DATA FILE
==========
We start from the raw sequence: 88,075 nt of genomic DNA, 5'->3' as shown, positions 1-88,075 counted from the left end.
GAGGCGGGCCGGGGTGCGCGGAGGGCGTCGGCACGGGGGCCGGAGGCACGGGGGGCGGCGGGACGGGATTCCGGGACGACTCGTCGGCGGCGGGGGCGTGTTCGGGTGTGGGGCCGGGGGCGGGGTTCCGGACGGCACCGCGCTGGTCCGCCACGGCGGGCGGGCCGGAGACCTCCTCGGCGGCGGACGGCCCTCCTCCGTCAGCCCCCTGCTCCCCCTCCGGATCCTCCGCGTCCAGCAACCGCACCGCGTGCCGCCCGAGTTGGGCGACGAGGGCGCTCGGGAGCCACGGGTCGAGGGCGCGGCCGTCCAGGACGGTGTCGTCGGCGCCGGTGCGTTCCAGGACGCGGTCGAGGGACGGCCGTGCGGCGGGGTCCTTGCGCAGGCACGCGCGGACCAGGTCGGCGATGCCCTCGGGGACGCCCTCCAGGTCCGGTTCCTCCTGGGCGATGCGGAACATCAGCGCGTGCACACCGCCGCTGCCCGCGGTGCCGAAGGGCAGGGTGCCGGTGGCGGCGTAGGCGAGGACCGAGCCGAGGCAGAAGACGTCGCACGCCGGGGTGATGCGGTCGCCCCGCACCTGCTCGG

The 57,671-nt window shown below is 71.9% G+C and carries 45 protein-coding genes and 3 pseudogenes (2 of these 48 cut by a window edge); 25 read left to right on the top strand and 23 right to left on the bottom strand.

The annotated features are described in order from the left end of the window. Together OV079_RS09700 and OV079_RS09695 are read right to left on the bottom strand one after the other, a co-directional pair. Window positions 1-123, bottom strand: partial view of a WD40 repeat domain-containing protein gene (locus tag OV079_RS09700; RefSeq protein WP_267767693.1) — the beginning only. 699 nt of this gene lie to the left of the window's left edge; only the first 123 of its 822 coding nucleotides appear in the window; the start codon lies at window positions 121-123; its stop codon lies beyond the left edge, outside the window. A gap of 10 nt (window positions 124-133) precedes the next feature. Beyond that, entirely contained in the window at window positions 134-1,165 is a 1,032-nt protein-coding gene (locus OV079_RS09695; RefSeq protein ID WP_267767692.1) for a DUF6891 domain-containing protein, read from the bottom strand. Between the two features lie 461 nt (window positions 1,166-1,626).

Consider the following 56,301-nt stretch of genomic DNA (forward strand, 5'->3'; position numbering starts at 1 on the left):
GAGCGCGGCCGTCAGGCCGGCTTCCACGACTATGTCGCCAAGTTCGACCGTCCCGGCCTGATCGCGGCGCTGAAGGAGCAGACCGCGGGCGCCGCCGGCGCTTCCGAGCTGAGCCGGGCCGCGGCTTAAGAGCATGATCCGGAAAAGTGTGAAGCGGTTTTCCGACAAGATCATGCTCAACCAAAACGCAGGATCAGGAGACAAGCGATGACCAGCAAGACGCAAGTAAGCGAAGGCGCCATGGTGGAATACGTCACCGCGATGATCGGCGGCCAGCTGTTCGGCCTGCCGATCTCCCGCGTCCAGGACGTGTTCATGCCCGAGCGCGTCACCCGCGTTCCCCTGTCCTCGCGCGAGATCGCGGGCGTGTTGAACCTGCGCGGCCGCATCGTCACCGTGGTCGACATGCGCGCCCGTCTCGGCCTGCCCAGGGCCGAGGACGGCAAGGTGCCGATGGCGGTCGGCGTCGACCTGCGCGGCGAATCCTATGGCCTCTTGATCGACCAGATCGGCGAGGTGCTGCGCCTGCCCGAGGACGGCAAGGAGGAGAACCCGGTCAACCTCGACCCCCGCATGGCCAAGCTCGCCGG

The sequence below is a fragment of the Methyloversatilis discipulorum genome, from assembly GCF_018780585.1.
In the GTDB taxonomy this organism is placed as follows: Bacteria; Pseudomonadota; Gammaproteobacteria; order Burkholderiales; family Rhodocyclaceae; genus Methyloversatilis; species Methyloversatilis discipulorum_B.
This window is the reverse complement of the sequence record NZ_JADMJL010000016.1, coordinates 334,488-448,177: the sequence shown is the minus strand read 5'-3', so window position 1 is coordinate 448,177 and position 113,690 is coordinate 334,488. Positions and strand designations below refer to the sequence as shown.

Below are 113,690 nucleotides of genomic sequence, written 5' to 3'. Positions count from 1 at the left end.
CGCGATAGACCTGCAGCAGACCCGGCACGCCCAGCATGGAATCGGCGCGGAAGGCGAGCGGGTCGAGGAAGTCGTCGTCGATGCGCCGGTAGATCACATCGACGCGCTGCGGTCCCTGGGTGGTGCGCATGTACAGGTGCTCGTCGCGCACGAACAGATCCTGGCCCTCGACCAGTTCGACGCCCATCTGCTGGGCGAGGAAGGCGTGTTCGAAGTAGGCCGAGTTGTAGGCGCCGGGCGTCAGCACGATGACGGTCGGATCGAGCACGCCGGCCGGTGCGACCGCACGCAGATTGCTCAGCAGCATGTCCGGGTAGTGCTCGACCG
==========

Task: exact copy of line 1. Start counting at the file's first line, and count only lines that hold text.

We start from the raw sequence: 88,075 nt of genomic DNA, 5'->3' as shown, positions 1-88,075 counted from the left end.